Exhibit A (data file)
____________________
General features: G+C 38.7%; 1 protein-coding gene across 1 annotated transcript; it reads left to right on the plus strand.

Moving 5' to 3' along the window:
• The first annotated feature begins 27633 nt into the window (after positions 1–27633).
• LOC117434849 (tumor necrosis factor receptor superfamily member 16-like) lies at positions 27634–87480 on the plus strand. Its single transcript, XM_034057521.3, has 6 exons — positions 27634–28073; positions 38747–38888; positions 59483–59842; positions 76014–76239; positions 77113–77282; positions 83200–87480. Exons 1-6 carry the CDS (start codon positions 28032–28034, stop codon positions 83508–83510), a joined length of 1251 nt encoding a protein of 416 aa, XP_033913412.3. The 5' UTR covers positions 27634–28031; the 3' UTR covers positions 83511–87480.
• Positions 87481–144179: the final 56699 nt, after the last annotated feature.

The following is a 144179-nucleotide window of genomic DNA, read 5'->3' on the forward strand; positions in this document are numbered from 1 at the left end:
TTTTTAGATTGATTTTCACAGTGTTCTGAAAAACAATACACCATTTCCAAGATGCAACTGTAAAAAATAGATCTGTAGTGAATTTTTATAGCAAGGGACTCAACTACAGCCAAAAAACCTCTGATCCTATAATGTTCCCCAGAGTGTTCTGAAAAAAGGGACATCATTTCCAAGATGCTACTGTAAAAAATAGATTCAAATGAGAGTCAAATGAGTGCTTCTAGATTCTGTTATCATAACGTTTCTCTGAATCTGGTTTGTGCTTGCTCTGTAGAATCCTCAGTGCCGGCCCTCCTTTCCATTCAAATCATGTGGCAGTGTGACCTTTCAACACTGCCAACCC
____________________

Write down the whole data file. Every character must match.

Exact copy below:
General features: G+C 38.7%; 1 protein-coding gene across 1 annotated transcript; it reads left to right on the plus strand.

Moving 5' to 3' along the window:
• The first annotated feature begins 27633 nt into the window (after positions 1–27633).
• LOC117434849 (tumor necrosis factor receptor superfamily member 16-like) lies at positions 27634–87480 on the plus strand. Its single transcript, XM_034057521.3, has 6 exons — positions 27634–28073; positions 38747–38888; positions 59483–59842; positions 76014–76239; positions 77113–77282; positions 83200–87480. Exons 1-6 carry the CDS (start codon positions 28032–28034, stop codon positions 83508–83510), a joined length of 1251 nt encoding a protein of 416 aa, XP_033913412.3. The 5' UTR covers positions 27634–28031; the 3' UTR covers positions 83511–87480.
• Positions 87481–144179: the final 56699 nt, after the last annotated feature.

The following is a 144179-nucleotide window of genomic DNA, read 5'->3' on the forward strand; positions in this document are numbered from 1 at the left end:
TTTTTAGATTGATTTTCACAGTGTTCTGAAAAACAATACACCATTTCCAAGATGCAACTGTAAAAAATAGATCTGTAGTGAATTTTTATAGCAAGGGACTCAACTACAGCCAAAAAACCTCTGATCCTATAATGTTCCCCAGAGTGTTCTGAAAAAAGGGACATCATTTCCAAGATGCTACTGTAAAAAATAGATTCAAATGAGAGTCAAATGAGTGCTTCTAGATTCTGTTATCATAACGTTTCTCTGAATCTGGTTTGTGCTTGCTCTGTAGAATCCTCAGTGCCGGCCCTCCTTTCCATTCAAATCATGTGGCAGTGTGACCTTTCAACACTGCCAACCC